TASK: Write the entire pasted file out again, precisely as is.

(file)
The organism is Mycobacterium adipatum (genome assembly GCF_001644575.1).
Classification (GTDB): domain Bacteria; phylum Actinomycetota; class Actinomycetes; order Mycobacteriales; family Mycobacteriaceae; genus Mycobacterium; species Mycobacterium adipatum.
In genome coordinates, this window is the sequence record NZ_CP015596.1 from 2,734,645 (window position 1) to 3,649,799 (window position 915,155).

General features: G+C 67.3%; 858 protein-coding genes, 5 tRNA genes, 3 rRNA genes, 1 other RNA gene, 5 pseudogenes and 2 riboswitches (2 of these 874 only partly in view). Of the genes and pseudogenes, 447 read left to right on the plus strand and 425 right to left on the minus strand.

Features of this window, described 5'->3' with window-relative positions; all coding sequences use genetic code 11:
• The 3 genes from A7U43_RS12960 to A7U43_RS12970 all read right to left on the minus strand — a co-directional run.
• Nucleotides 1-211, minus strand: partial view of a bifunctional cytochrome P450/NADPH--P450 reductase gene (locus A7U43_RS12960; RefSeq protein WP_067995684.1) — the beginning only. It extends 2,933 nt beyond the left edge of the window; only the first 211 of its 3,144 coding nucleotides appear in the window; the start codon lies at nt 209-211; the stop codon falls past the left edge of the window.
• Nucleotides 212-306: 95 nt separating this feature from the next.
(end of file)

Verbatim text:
The organism is Mycobacterium adipatum (genome assembly GCF_001644575.1).
Classification (GTDB): domain Bacteria; phylum Actinomycetota; class Actinomycetes; order Mycobacteriales; family Mycobacteriaceae; genus Mycobacterium; species Mycobacterium adipatum.
In genome coordinates, this window is the sequence record NZ_CP015596.1 from 2,734,645 (window position 1) to 3,649,799 (window position 915,155).

General features: G+C 67.3%; 858 protein-coding genes, 5 tRNA genes, 3 rRNA genes, 1 other RNA gene, 5 pseudogenes and 2 riboswitches (2 of these 874 only partly in view). Of the genes and pseudogenes, 447 read left to right on the plus strand and 425 right to left on the minus strand.

Features of this window, described 5'->3' with window-relative positions; all coding sequences use genetic code 11:
• The 3 genes from A7U43_RS12960 to A7U43_RS12970 all read right to left on the minus strand — a co-directional run.
• Nucleotides 1-211, minus strand: partial view of a bifunctional cytochrome P450/NADPH--P450 reductase gene (locus A7U43_RS12960; RefSeq protein WP_067995684.1) — the beginning only. It extends 2,933 nt beyond the left edge of the window; only the first 211 of its 3,144 coding nucleotides appear in the window; the start codon lies at nt 209-211; the stop codon falls past the left edge of the window.
• Nucleotides 212-306: 95 nt separating this feature from the next.